Selective Remembrance

Today’s poem commemorates a century since the ending of ‘the war to end all wars.’ Which hasn’t happened again and again and again worldwide, in civil disputes, freedom fights, and far ranging involvements that have resulted in more war and less peace.  Remembrance Day 2018 salutes the fallen who served when called. But on this Remembrance Day I also want to be thankful for those conscientious objectors, many of whom I met when they were in their 80s and 90s back in the last millenium.  I knew COs who served in the merchant marine in both world wars. I knew those who served in the Friends Ambulence Unit. I knew those who did social work in the bomb ravaged East End of London as alternative service. I even knew a CO who was a jail bird. Rather than parlay his engineering reserved occupation status, he went to Stangeways Prison and rewired their electrics. I remember them today.

The poem’s title is inspired by a project a Quaker friend of mine participated for this Remembrance Day. She was here last summer and crocheted numerous white poppies to create wreaths of remembrance for those who suffered the collateral damage of war. You can find out more about this Peace Pledge Union project  here.

The white poppy has become the pacifist way of remembering on the 11th of the 11th month each year. I am remembering with a poem that was also in part inspired by a BBC documentary where a German World War I combatant described how his first kill affected him forever.

The featured image is a photograph I took in Litchfield Cathedral last April. In a side chapel they had an exhibit on the first World War. This sculpture calls to mind the many (about 300 if my memory of one statistic floated is serving me correct) shell-shocked soldiers who were executed for ‘funking.’ I remember those men, too, today.

 

Collateral Damage

 

Lest we forget poppy seeds flung on far

fields…and how war strips the patina off

civilisation. It takes students,

commercial travellers and solicitors,

all very ordinary folk, teaches

them that Enemy is not a human.

Killing is nothing personal so long

as it is wears the other uniform.

 

One who knew the trenches, spoke, remembered

the moment he saw the eyes of the man

he bayonetted. How strangling, beating

and stabbing were their day’s work. No problem…

except he still woke some nights in a sweat,

haunted by that Frenchman’s eyes, his hand, which

otherwise he would have taken and shook.

 

Then there were the ones who came home broken –

even after Armistice, those absent

while sitting around the dining table.

There were Dads who each Christmas disappeared

down a bottle, refighting the Battle.

There were ones who drove family away.

Home is for the civilised, not combat.

 

Let us not forget the shell-shocked comrades

stood blindfolded before firing squad

knowing the Pals taking the parting shot.

Lest we forget survivors who escaped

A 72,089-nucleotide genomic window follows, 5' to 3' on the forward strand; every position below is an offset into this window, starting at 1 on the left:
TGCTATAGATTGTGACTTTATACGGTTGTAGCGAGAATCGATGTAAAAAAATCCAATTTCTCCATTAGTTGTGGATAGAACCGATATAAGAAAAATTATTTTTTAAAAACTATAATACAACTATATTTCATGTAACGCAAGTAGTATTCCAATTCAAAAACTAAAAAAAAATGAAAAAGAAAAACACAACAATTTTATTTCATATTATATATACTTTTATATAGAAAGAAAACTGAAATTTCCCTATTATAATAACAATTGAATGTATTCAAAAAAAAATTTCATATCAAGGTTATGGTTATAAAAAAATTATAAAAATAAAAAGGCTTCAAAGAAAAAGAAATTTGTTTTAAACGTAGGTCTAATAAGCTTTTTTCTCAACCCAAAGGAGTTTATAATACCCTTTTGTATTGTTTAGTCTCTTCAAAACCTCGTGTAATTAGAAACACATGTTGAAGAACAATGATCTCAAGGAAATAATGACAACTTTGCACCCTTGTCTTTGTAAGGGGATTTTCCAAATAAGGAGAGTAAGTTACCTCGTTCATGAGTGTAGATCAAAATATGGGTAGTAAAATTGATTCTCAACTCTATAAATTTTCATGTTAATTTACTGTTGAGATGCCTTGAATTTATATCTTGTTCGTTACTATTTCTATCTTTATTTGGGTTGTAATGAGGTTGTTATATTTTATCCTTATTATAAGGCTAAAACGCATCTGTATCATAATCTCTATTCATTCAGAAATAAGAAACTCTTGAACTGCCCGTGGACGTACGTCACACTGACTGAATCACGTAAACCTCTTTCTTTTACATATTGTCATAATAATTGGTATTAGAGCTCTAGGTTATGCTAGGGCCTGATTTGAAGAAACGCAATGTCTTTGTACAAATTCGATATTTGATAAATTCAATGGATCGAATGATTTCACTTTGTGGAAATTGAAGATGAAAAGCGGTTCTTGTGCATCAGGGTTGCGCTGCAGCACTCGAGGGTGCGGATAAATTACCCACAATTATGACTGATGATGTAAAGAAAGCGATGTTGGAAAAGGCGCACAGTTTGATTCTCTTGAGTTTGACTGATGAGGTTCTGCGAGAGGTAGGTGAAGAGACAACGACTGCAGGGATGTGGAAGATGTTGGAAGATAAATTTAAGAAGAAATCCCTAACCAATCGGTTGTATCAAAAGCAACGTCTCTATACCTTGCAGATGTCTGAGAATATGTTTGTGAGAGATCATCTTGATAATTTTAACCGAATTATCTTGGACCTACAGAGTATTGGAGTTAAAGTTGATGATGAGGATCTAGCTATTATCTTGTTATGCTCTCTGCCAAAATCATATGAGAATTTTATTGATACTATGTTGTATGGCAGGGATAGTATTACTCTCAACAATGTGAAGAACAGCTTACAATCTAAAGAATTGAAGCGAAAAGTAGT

bombs and bullets in cellars. And rape. Or not.

The victor can spoil. They’ve lost the shellac.

It leaves a wildness in the blood and bone.

War spoils civilian and survivor.

It makes an uneasy peace at Last Post.

 

I mourn war’s waste of civilisation.

Lest we forget the price of peace, the cost

in collateral damage when compared,

is colossal. One hundred years on now

we pay in survivor guilt and fears,

PTSD and raised cortisol

that has altered generations’

DNA. It’s personal, whites in eyes.

Like a bayonet into a belly.

Truly that is the business of war.

All are forever lost. Lest we forget.

 

Copyright © Bee Smith 2018

I discovered this photo on Facebook in a post by Nikki Phillips of an art installation by Jackie Llandelli of Ghost Soldiers overlooking their memorials in St. John’s Churchyard, Slimbridge, Gloucestershire.

Ghost Soldiers

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4 thoughts on “Selective Remembrance

  1. What an awesome poem and a stunning photograph, Bee. I have been thinking this morning of my own grandfather, who fought in the First World War trenches in France and – in a way – survived, though he lost two brothers in that war. And also my uncle, who, in the Second World War, was shot down on the very first bombing raid in Germany: the only member of his aircraft to survive, he was picked up by the Nazis, having been shot through the leg. Having lain near the wreckage of his plane for some time, waiting to die, he had hazy recollections of the Nazi officers walking toward him; it must have been the most terrifying sight. Yet, he said, they treated him with the greatest respect and buried his comrades, who lay dead in the wreckage, on the spot, with dignity. There is a photograph of that moment, taken by the Germans; the photograph eventually reached their families back home. Even in the darkest of moments, these acts of human kindness, which offer a glimmer of hope. My uncle spent the remainder of the war in Nazi prisoner of war camps. His story forms the first chapter of the book, ‘Bomber Command’, by the journalist Max Hastings. So today, I honour my grandfather and my uncle. And I give thanks for the small, spontaneous acts of human kindness that often arise, regardless of the larger shifts of history and how they try to polarise us. Thank you for this poem.

    Liked by 1 person

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